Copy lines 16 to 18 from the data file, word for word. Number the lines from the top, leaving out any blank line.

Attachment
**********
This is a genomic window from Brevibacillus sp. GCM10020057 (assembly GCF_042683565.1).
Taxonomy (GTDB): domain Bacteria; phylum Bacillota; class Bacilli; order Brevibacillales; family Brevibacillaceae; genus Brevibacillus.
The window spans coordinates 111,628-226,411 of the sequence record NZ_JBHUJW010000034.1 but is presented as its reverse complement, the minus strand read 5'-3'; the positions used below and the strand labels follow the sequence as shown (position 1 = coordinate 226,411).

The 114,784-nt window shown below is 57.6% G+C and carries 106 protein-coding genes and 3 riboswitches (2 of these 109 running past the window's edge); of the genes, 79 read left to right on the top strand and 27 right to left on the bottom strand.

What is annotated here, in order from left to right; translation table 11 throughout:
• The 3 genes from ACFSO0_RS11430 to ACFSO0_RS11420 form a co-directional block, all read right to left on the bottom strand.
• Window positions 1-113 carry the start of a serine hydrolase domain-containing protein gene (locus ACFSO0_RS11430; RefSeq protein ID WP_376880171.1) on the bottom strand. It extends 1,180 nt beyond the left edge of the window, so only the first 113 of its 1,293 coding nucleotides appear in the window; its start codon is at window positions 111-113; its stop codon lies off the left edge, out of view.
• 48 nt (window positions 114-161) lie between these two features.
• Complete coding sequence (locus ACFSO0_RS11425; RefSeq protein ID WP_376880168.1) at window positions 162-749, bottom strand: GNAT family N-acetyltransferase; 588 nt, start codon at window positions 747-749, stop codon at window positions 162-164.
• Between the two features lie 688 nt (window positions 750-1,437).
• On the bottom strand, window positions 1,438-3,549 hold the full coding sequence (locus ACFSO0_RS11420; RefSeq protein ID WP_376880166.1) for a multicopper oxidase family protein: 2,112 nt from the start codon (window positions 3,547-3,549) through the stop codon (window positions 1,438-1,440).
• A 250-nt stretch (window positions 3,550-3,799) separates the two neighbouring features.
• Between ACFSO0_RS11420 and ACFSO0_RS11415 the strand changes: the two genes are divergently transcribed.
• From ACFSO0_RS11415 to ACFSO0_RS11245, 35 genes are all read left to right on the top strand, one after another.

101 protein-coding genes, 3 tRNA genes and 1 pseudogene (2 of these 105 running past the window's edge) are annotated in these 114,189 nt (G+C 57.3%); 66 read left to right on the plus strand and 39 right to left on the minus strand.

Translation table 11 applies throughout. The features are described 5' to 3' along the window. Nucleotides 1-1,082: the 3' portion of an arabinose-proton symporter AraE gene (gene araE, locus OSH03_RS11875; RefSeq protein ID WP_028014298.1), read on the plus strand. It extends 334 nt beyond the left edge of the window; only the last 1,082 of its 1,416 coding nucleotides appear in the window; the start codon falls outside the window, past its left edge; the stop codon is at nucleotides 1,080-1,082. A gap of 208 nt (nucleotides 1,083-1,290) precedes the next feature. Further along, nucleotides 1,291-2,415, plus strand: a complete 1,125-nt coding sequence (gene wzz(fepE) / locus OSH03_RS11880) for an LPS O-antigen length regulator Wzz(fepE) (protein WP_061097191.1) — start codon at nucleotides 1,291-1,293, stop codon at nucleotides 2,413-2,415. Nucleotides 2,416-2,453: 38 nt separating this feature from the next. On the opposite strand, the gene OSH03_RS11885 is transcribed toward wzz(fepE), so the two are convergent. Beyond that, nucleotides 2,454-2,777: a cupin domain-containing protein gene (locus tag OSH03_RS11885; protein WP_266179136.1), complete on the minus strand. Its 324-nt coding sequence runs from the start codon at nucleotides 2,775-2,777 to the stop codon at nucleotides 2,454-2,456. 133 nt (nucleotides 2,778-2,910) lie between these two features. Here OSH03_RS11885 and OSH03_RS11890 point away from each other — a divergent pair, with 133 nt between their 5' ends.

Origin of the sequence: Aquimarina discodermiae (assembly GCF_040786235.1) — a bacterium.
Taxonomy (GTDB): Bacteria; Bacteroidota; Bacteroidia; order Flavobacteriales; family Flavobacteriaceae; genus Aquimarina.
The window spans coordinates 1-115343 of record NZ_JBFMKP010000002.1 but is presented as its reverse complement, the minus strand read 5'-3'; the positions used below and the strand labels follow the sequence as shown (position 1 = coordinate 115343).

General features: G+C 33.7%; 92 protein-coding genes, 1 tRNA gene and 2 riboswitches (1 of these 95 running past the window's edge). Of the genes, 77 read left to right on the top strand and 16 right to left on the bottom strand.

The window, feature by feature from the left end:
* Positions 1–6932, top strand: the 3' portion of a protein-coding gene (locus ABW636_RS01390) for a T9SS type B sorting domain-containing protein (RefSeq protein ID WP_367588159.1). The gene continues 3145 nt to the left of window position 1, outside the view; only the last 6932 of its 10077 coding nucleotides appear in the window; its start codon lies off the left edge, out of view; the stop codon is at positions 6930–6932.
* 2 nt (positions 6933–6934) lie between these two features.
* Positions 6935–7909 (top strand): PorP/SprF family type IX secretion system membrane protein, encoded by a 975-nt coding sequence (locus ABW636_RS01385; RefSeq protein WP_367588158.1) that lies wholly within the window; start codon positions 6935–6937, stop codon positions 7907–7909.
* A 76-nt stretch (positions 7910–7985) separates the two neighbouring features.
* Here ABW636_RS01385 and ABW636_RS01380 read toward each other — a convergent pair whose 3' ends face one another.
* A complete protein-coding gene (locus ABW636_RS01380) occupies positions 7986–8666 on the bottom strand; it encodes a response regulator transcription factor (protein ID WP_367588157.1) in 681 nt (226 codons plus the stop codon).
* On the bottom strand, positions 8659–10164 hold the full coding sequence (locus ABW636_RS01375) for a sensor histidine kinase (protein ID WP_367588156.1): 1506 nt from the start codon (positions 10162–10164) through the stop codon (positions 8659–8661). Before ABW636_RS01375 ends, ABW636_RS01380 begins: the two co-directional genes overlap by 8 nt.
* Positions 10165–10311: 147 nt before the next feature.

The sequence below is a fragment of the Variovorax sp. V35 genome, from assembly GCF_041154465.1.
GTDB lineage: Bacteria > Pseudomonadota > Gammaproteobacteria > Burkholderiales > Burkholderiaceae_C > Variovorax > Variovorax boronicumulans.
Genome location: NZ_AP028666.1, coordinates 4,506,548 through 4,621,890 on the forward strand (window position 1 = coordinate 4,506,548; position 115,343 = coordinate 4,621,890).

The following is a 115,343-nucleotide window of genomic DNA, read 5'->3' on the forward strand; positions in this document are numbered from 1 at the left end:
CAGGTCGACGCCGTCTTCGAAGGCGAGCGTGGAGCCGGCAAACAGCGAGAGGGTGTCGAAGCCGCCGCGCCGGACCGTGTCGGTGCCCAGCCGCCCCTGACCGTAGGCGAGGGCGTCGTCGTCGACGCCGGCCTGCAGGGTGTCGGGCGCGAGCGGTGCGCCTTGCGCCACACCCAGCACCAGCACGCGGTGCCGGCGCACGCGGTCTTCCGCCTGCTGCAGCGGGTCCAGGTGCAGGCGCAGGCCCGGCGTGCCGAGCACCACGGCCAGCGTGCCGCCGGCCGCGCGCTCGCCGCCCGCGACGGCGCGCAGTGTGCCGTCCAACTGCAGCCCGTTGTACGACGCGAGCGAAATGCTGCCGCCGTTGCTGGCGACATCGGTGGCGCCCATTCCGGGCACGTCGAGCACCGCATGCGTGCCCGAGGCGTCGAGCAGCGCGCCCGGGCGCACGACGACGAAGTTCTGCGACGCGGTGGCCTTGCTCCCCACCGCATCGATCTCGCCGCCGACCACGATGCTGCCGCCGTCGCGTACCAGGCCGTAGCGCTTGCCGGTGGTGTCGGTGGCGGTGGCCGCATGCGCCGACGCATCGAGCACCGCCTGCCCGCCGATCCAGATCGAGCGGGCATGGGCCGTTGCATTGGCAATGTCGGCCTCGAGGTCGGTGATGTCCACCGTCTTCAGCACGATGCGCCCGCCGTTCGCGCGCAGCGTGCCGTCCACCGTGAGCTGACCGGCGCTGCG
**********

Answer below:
Translation table 11 applies throughout. The features are described 5' to 3' along the window. Nucleotides 1-1,082: the 3' portion of an arabinose-proton symporter AraE gene (gene araE, locus OSH03_RS11875; RefSeq protein ID WP_028014298.1), read on the plus strand. It extends 334 nt beyond the left edge of the window; only the last 1,082 of its 1,416 coding nucleotides appear in the window; the start codon falls outside the window, past its left edge; the stop codon is at nucleotides 1,080-1,082. A gap of 208 nt (nucleotides 1,083-1,290) precedes the next feature. Further along, nucleotides 1,291-2,415, plus strand: a complete 1,125-nt coding sequence (gene wzz(fepE) / locus OSH03_RS11880) for an LPS O-antigen length regulator Wzz(fepE) (protein WP_061097191.1) — start codon at nucleotides 1,291-1,293, stop codon at nucleotides 2,413-2,415. Nucleotides 2,416-2,453: 38 nt separating this feature from the next. On the opposite strand, the gene OSH03_RS11885 is transcribed toward wzz(fepE), so the two are convergent. Beyond that, nucleotides 2,454-2,777: a cupin domain-containing protein gene (locus tag OSH03_RS11885; protein WP_266179136.1), complete on the minus strand. Its 324-nt coding sequence runs from the start codon at nucleotides 2,775-2,777 to the stop codon at nucleotides 2,454-2,456. 133 nt (nucleotides 2,778-2,910) lie between these two features. Here OSH03_RS11885 and OSH03_RS11890 point away from each other — a divergent pair, with 133 nt between their 5' ends.

Origin of the sequence: Aquimarina discodermiae (assembly GCF_040786235.1) — a bacterium.
Taxonomy (GTDB): Bacteria; Bacteroidota; Bacteroidia; order Flavobacteriales; family Flavobacteriaceae; genus Aquimarina.